Maybe the best feature, according to Layne, is the ability to determine an admission team’s ideal enrollee profile, see if there are lead files in College Lead Exchange’s dynamic database that match the profile. The admissions officer can buy whatever number, at the stated prices, that the team needs to meet its enrollment goals. “The admissions team can change their criteria at will, online, twenty-four hours a day, seven days a week,” Layne commented. He also said that to simplify financial arrangements, College Lead Exchange will offer automatic credit terms and bill the school on a net-30 basis.

The objective is to make it easy, simple and fast to obtain good leads at a fair price when you need them, said the College Lead Exchange founders. Schmoke uses an analogy that most people quickly grasp. He says “Say you are at home and you’re hungry. You know there’s nothing in the fridge or the cupboard, or what’s there you don’t want, so what do you do? You probably go to the grocery store, pick exactly what you want, buy it, and make something that satisfies your hunger. Same thing with College Lead Exchange. Only with the kind of leads you want instead of food.”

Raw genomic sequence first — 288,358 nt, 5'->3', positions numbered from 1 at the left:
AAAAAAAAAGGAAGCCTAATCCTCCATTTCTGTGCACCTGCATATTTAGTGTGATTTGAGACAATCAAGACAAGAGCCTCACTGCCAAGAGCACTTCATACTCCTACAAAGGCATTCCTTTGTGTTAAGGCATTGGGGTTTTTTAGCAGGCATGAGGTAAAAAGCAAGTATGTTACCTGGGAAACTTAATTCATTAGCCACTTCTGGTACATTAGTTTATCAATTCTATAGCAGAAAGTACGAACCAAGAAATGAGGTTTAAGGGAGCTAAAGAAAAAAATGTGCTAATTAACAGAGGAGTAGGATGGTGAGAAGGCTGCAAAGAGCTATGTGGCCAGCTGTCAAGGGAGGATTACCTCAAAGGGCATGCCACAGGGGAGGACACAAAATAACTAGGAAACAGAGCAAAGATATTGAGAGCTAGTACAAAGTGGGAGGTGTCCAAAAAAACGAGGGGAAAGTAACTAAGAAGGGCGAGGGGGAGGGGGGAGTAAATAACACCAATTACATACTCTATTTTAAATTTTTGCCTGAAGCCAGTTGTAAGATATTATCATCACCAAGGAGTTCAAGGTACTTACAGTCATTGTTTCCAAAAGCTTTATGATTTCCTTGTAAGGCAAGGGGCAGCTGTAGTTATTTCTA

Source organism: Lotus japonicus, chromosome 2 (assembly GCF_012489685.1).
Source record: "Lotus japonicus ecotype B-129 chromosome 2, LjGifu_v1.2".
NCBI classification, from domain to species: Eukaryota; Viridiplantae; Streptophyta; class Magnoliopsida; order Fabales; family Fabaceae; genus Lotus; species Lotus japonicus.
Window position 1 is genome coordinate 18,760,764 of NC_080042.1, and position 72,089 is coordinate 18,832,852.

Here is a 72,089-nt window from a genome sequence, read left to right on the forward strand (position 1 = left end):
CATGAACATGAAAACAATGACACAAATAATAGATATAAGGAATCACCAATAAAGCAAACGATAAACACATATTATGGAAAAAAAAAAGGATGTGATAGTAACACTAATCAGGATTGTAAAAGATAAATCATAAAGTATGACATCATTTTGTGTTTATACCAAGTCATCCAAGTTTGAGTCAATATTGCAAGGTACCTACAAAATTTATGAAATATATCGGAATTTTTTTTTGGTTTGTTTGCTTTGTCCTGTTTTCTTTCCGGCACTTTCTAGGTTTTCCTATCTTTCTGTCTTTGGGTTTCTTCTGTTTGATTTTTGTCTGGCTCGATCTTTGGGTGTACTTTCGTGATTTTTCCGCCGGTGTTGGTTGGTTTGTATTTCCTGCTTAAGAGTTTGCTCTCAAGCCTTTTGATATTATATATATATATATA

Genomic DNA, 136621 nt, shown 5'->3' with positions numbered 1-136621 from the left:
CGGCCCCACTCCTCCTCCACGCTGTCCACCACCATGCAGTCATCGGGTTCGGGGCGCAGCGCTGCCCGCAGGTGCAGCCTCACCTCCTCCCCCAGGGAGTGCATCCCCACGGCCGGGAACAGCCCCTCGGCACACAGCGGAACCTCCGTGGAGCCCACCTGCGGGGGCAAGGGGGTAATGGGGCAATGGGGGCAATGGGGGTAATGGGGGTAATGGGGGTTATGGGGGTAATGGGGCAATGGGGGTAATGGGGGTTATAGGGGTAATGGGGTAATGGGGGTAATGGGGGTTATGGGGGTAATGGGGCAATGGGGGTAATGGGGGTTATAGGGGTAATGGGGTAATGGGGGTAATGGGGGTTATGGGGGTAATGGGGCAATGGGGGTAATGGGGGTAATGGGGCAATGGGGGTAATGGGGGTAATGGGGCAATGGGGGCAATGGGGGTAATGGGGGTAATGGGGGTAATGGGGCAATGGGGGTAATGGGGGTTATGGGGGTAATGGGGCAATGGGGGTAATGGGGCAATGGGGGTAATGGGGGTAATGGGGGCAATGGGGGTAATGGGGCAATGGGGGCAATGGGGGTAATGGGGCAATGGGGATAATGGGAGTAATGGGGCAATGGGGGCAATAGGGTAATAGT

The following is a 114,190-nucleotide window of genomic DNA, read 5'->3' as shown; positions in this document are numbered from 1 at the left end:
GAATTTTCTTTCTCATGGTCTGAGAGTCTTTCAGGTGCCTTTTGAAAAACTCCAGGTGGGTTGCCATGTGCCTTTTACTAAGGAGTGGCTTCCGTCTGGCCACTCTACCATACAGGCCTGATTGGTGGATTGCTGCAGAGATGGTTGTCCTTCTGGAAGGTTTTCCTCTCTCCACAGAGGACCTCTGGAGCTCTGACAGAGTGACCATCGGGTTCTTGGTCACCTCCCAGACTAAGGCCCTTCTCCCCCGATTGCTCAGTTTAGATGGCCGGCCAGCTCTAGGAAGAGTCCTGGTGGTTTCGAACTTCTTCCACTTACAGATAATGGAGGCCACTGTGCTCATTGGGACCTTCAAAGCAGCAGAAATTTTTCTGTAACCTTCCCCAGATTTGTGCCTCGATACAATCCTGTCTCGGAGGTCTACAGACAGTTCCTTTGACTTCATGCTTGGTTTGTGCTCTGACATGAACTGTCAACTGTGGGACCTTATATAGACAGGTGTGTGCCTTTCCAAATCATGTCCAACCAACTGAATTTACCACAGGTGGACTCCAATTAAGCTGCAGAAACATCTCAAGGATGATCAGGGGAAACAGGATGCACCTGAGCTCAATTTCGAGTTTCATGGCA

Schmoke and Layne know that this new service will take some time to be fully accepted by college and university admissions staffs. It’s very different from what these staffs have worked with for decades, and to many in higher education change is threatening if not frightening. “But there will be those who immediately see the advantage of this new platform and will step forward and incorporate it into their operations,” Schmoke suggested, “and we will do everything possible to help them benefit from its use.”